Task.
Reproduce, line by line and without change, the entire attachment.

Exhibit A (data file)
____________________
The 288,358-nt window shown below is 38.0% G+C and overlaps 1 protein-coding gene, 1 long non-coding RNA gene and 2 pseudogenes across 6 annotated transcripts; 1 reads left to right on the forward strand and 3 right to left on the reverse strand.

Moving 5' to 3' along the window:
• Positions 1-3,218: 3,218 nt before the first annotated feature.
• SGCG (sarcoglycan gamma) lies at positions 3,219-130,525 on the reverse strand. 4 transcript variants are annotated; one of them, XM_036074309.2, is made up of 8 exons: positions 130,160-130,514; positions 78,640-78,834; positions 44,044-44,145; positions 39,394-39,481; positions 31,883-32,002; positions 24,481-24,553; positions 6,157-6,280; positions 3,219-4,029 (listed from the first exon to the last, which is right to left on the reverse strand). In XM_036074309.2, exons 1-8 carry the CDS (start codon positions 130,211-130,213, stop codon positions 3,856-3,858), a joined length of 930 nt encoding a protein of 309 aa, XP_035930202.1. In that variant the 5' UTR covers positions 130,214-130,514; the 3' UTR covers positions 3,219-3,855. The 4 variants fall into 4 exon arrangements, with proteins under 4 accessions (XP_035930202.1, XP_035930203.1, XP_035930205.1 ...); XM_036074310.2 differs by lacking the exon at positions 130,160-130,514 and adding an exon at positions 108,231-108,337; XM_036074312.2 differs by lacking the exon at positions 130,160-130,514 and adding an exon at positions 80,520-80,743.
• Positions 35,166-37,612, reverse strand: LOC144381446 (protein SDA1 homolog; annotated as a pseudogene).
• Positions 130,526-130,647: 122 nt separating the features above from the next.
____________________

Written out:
The 288,358-nt window shown below is 38.0% G+C and overlaps 1 protein-coding gene, 1 long non-coding RNA gene and 2 pseudogenes across 6 annotated transcripts; 1 reads left to right on the forward strand and 3 right to left on the reverse strand.

Moving 5' to 3' along the window:
• Positions 1-3,218: 3,218 nt before the first annotated feature.
• SGCG (sarcoglycan gamma) lies at positions 3,219-130,525 on the reverse strand. 4 transcript variants are annotated; one of them, XM_036074309.2, is made up of 8 exons: positions 130,160-130,514; positions 78,640-78,834; positions 44,044-44,145; positions 39,394-39,481; positions 31,883-32,002; positions 24,481-24,553; positions 6,157-6,280; positions 3,219-4,029 (listed from the first exon to the last, which is right to left on the reverse strand). In XM_036074309.2, exons 1-8 carry the CDS (start codon positions 130,211-130,213, stop codon positions 3,856-3,858), a joined length of 930 nt encoding a protein of 309 aa, XP_035930202.1. In that variant the 5' UTR covers positions 130,214-130,514; the 3' UTR covers positions 3,219-3,855. The 4 variants fall into 4 exon arrangements, with proteins under 4 accessions (XP_035930202.1, XP_035930203.1, XP_035930205.1 ...); XM_036074310.2 differs by lacking the exon at positions 130,160-130,514 and adding an exon at positions 108,231-108,337; XM_036074312.2 differs by lacking the exon at positions 130,160-130,514 and adding an exon at positions 80,520-80,743.
• Positions 35,166-37,612, reverse strand: LOC144381446 (protein SDA1 homolog; annotated as a pseudogene).
• Positions 130,526-130,647: 122 nt separating the features above from the next.